If we disregard for a moment the Prime Minister's perusal, in fact, public procurement is a subject to the sharpest criticism in the report. According to data submitted to Brussels by the Bulgarian authorities, irregularities have been established in 60% among all verified tenders. “This rate reaches almost 100% for large public infrastructure projects where the authorities have an obligation of ex-ante control.” The reasons, according to the Commission, are frequent changes in the legal framework and in implementing procedures in the past year, conflict of interest, local favouritism and frequent recourse to direct attribution of contracts in situations where tender procedure should be applied. The Commission recalls that it has repeatedly stated these weaknesses and has made concrete proposals for corrective action.

It is worth mentioning the emphasis the report puts (could it be because of the crisis in public finances in the Union?) on the financial side of justice - on the one hand, protection of public finances (by fighting conflict of interest and improving control on public procurement) and on the other - through an earlier freezing and forfeiture of presumed criminal assets. The Commission therefore advises strengthening the capacity of joint teams against organized crime as they include representatives of the Commission for the Forfeiture of Criminal Assets (CEPACA). This Commission should have “a right of initiative for the proceedings to secure and forfeit assets, introduce rules to secure assets early in the investigative phase”.

To summarize, what has the perusal of the Prime Minister shown? Pride, which can easily be justified, because for the first time the report notes “political will” (for the first time since 2007 onwards). "The new strategy for judicial reform demonstrates the existence of a strong political will in Bulgaria to achieve a deep and lasting reform of the judiciary” - a merit that inexplicably has not been awarded to the Minister of Justice Margarita Popova. The report also says good words about the amendments in the Penal Procedure Code and about the forthcoming amendments to the Judiciary Act. And, as Minister Popova noted correctly, the Commission supports the proposals and asks for them to be approved.

The selective perusal of the report implies that the main criticism is directed towards the judiciary. A thorough reading shows, however, that there are positive evaluations, but the big recommendation remains that the judicial practice needs to be improved. Because, as we have repeatedly noted, a working judicial system is the ultimate goal of reforms and a guarantee for the rule of law. A serious focus is being put, for the first time in such details, on public procurement. And inevitably on the conflict of interest, associated with it.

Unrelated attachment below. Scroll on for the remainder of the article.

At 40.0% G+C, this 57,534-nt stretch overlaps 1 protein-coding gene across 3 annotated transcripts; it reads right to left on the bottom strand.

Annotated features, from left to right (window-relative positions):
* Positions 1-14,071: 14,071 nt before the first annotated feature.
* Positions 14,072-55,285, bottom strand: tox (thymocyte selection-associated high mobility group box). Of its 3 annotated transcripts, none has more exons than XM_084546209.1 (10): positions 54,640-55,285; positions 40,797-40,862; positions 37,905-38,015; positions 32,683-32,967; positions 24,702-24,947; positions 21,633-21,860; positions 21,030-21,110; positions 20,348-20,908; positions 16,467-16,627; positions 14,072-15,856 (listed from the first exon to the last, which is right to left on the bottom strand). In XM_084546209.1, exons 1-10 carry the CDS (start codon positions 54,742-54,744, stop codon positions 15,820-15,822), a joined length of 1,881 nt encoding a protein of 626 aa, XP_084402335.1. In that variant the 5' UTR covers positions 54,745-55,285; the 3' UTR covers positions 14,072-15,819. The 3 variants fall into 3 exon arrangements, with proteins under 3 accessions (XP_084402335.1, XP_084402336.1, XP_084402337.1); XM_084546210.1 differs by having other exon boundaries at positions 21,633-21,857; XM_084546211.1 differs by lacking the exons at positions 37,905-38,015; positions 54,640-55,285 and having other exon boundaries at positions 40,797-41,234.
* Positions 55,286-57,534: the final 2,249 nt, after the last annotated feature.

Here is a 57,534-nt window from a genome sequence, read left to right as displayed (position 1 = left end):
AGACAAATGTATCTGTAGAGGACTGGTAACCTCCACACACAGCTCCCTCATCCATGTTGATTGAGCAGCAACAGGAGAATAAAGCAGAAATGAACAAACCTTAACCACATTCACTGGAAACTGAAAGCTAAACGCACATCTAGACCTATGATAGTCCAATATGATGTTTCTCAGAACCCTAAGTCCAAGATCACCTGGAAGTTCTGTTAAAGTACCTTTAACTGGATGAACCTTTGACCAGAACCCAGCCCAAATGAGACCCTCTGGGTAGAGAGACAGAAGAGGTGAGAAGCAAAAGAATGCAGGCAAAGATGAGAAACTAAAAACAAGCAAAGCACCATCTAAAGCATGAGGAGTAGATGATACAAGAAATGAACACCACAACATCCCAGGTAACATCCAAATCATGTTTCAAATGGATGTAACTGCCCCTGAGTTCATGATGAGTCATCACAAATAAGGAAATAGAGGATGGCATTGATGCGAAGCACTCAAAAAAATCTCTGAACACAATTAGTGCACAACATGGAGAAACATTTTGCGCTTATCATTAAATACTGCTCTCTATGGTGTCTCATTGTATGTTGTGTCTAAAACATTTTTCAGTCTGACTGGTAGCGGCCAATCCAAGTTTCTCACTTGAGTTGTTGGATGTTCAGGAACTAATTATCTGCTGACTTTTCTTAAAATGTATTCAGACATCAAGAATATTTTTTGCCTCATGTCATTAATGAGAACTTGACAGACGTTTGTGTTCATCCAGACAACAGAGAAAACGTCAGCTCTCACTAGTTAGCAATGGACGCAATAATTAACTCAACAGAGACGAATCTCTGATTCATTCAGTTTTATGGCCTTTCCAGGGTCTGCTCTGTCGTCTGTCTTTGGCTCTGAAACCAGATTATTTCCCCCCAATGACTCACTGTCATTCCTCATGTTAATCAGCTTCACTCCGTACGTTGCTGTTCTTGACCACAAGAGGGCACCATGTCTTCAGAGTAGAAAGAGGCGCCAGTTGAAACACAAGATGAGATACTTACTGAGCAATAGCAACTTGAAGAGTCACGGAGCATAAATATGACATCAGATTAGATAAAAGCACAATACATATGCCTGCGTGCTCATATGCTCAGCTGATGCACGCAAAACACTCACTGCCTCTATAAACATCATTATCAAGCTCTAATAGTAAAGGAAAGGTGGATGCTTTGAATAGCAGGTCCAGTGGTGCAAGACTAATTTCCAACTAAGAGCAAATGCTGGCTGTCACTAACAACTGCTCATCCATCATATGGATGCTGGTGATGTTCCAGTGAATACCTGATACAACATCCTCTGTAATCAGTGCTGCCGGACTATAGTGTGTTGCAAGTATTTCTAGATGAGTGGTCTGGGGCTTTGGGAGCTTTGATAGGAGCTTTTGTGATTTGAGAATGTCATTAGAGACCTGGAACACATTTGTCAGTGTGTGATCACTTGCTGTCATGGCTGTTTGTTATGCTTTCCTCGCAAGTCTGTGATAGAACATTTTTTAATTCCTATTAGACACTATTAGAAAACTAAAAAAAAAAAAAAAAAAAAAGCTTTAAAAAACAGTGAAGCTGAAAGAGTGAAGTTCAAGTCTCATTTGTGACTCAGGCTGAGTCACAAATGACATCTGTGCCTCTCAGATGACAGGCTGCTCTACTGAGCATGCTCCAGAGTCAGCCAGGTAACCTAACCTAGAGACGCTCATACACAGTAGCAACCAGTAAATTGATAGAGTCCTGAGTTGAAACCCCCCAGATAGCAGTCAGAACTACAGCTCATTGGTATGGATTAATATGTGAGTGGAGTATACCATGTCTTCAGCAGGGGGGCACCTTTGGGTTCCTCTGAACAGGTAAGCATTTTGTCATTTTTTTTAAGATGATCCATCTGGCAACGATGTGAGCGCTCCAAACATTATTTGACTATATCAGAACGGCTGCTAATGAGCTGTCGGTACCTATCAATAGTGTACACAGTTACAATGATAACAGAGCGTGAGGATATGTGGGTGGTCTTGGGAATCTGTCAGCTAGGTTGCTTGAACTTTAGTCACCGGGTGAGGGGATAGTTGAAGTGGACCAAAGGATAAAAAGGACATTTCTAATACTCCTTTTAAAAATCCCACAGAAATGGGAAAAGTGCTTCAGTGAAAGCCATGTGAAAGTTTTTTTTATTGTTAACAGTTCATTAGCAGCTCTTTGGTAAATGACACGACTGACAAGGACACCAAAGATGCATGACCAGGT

The Prime Minister has repeatedly quoted the notorious phrase from the Bulgarian version of the report that “a strong reform momentum which has been established in Bulgaria since the Commission's last annual report in July 2009”. "Those who say there is no reforms in Bulgaria, should read it", Borissov commanded. We read it several times. But no matter how we translate in Bulgarian "reform momentum" - either as impulse, or impetus or driving force, the important thing is that there are still no reforms, only commitments. But it's true that reforms can be realised right now, because of the "momentum" and the "political will". The question is how.

One word often pops up in the report - a word which is essential to the most important problems - competence. T he document talks about increasing competence of the administration of police, judges and prosecutors several times. The problem with competence is typical for Bulgaria in general, not only in the above mentioned areas. But it is perhaps the most difficult one to solve because it requires efforts, money, time. And the personal effort of every citizen. This is the driving force of reforms that must be mobilised because political will is not enough.

As Mark Gray said, presenting the report, "as we are now in the fourth year of the reports, clearly we have seen press reports of a perception of a mechanism fatigue. This is certainly not the case for the Commission." Unfortunately, I can say however, that this applies to most of Bulgarian journalists who covered the news half-heartedly, they even half-heartedly listened to the comments of the government and had no questions.

What is to follow: the government can benefit from the initial velocity accumulated during the first year of its mandate, the judicial system has to show will for self-regulation and self-purification and citizens have to prove they want and deserve to live in a normal European country. This is what is not written in the report. We have to understand it ourselves.